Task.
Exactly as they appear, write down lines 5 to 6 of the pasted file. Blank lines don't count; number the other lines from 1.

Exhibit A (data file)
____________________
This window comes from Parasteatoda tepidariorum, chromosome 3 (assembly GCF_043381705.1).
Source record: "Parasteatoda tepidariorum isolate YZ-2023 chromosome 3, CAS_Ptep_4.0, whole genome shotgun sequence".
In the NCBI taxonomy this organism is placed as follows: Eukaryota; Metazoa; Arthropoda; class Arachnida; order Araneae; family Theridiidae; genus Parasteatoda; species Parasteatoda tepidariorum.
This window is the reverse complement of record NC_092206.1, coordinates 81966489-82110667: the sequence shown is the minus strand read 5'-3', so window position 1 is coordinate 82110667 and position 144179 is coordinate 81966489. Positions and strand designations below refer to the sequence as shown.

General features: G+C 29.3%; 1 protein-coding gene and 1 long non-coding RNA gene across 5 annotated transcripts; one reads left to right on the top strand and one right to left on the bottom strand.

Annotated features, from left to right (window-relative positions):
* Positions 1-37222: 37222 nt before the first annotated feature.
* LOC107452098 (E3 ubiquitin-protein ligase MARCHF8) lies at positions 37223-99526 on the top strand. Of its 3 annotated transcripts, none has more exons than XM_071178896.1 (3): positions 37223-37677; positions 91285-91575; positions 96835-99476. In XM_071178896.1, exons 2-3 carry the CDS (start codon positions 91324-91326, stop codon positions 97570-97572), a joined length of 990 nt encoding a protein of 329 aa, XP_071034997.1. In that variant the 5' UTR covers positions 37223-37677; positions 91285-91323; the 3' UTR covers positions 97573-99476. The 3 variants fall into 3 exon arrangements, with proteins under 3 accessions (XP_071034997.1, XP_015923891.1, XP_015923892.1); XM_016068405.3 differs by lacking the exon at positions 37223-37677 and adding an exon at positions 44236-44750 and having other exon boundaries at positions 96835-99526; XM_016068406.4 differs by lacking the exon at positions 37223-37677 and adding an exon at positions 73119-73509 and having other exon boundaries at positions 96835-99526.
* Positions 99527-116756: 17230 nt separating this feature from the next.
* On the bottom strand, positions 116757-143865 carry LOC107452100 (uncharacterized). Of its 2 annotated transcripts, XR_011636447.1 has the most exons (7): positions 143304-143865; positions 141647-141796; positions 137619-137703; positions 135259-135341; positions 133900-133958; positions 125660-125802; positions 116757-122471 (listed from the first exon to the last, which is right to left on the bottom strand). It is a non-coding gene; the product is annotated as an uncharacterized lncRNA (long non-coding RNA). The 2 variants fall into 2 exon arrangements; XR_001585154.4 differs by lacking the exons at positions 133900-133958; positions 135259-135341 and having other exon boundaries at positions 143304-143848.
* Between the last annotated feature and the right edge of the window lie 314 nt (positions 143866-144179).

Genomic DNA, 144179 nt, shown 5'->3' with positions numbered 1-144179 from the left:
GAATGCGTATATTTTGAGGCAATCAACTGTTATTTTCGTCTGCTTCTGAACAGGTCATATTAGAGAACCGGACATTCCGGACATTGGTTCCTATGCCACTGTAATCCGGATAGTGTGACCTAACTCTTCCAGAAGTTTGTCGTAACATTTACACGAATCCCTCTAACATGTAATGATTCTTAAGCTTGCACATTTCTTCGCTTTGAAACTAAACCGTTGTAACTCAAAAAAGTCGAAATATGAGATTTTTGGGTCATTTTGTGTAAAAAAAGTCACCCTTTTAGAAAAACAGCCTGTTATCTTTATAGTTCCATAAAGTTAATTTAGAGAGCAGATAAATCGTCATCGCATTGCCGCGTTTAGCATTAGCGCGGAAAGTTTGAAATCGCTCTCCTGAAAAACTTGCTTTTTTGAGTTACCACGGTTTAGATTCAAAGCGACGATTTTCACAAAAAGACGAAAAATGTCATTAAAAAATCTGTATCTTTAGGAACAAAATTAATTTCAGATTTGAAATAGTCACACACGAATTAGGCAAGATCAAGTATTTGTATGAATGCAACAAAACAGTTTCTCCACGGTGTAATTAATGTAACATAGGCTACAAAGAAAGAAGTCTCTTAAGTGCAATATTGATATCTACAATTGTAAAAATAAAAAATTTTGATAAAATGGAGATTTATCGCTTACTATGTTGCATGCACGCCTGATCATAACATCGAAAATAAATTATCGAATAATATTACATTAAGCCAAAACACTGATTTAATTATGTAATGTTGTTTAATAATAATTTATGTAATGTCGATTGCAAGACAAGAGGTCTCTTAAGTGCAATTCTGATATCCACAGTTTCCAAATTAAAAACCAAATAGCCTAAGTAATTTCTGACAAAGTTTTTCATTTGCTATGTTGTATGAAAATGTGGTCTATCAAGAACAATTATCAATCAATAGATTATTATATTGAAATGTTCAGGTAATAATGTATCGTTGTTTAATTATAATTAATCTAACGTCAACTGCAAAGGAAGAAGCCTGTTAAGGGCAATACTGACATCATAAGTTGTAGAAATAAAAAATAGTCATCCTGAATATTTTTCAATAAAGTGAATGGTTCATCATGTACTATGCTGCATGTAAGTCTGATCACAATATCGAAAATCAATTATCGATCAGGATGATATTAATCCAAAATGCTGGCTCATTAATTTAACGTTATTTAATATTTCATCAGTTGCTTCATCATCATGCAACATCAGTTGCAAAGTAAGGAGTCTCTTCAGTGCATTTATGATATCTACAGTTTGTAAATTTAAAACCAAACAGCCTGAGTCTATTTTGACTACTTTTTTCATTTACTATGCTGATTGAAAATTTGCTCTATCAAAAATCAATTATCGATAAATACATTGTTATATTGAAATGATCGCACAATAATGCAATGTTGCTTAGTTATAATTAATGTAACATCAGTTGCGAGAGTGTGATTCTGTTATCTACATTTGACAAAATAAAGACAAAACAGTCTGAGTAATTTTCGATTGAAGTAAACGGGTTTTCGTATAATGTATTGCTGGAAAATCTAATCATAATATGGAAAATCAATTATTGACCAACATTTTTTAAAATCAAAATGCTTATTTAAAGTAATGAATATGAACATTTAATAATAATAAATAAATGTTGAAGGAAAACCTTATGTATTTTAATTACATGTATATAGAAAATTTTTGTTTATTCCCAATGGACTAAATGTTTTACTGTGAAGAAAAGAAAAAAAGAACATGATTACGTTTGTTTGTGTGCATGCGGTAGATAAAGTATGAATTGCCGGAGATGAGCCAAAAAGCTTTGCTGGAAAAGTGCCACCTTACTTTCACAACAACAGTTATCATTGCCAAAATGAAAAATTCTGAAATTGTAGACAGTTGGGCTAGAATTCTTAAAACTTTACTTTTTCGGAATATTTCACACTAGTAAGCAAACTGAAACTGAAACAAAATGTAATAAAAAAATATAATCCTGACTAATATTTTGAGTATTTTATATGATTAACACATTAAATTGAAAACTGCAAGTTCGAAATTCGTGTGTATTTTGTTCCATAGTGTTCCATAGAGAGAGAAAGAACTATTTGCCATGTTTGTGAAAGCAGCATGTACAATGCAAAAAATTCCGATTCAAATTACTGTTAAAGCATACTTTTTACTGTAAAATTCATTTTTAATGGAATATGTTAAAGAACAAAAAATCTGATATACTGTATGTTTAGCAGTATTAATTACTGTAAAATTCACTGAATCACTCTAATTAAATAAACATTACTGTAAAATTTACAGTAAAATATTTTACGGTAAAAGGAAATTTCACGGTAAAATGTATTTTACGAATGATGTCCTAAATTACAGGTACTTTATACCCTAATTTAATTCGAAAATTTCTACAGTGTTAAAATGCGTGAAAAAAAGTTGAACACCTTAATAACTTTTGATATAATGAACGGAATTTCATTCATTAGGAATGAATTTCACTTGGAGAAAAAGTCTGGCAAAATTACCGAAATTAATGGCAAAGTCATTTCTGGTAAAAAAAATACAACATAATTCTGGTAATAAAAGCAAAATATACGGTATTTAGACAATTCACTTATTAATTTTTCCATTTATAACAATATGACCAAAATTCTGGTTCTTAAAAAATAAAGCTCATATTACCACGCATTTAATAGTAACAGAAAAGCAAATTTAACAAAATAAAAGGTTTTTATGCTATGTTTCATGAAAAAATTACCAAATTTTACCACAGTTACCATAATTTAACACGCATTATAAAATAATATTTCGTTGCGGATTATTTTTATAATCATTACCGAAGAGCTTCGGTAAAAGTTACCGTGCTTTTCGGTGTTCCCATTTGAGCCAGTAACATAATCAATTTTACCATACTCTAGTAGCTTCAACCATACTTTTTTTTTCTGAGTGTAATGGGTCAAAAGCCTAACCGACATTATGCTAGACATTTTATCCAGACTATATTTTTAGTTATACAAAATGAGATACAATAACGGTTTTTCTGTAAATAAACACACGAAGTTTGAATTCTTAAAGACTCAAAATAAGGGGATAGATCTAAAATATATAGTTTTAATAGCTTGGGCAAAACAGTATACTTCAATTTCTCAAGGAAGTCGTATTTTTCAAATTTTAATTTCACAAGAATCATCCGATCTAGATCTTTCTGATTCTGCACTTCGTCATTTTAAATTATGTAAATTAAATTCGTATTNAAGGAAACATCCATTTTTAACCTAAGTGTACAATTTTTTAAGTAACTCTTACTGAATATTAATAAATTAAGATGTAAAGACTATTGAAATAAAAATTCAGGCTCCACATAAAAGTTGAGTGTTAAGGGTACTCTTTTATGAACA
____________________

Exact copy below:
General features: G+C 29.3%; 1 protein-coding gene and 1 long non-coding RNA gene across 5 annotated transcripts; one reads left to right on the top strand and one right to left on the bottom strand.

Annotated features, from left to right (window-relative positions):